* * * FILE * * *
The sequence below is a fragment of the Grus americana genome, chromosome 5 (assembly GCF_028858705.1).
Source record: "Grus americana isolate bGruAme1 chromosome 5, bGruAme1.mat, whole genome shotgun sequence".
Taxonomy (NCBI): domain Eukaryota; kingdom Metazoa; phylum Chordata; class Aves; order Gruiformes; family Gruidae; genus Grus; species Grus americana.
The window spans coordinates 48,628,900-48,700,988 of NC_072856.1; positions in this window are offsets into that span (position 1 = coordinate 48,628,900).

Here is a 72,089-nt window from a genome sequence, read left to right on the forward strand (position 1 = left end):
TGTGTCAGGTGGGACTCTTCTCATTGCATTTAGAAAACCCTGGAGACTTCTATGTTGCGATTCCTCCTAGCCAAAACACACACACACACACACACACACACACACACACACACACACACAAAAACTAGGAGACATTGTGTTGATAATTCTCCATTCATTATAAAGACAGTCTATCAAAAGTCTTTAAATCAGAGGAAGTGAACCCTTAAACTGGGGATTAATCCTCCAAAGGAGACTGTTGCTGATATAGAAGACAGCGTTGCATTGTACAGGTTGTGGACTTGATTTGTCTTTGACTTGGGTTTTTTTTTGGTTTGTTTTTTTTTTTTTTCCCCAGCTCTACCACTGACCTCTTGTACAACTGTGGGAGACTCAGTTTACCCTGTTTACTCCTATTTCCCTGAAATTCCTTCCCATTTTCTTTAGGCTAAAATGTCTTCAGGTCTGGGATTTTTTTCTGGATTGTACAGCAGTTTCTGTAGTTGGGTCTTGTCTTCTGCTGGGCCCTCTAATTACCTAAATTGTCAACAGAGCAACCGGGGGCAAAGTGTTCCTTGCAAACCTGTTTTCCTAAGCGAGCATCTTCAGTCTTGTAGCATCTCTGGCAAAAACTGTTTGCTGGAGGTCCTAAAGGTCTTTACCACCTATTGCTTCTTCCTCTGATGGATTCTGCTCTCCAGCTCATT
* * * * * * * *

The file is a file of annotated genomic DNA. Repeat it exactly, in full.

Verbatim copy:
The sequence below is a fragment of the Grus americana genome, chromosome 5 (assembly GCF_028858705.1).
Source record: "Grus americana isolate bGruAme1 chromosome 5, bGruAme1.mat, whole genome shotgun sequence".
Taxonomy (NCBI): domain Eukaryota; kingdom Metazoa; phylum Chordata; class Aves; order Gruiformes; family Gruidae; genus Grus; species Grus americana.
The window spans coordinates 48,628,900-48,700,988 of NC_072856.1; positions in this window are offsets into that span (position 1 = coordinate 48,628,900).

Here is a 72,089-nt window from a genome sequence, read left to right on the forward strand (position 1 = left end):
TGTGTCAGGTGGGACTCTTCTCATTGCATTTAGAAAACCCTGGAGACTTCTATGTTGCGATTCCTCCTAGCCAAAACACACACACACACACACACACACACACACACACACACACACACAAAAACTAGGAGACATTGTGTTGATAATTCTCCATTCATTATAAAGACAGTCTATCAAAAGTCTTTAAATCAGAGGAAGTGAACCCTTAAACTGGGGATTAATCCTCCAAAGGAGACTGTTGCTGATATAGAAGACAGCGTTGCATTGTACAGGTTGTGGACTTGATTTGTCTTTGACTTGGGTTTTTTTTTGGTTTGTTTTTTTTTTTTTTCCCCAGCTCTACCACTGACCTCTTGTACAACTGTGGGAGACTCAGTTTACCCTGTTTACTCCTATTTCCCTGAAATTCCTTCCCATTTTCTTTAGGCTAAAATGTCTTCAGGTCTGGGATTTTTTTCTGGATTGTACAGCAGTTTCTGTAGTTGGGTCTTGTCTTCTGCTGGGCCCTCTAATTACCTAAATTGTCAACAGAGCAACCGGGGGCAAAGTGTTCCTTGCAAACCTGTTTTCCTAAGCGAGCATCTTCAGTCTTGTAGCATCTCTGGCAAAAACTGTTTGCTGGAGGTCCTAAAGGTCTTTACCACCTATTGCTTCTTCCTCTGATGGATTCTGCTCTCCAGCTCATT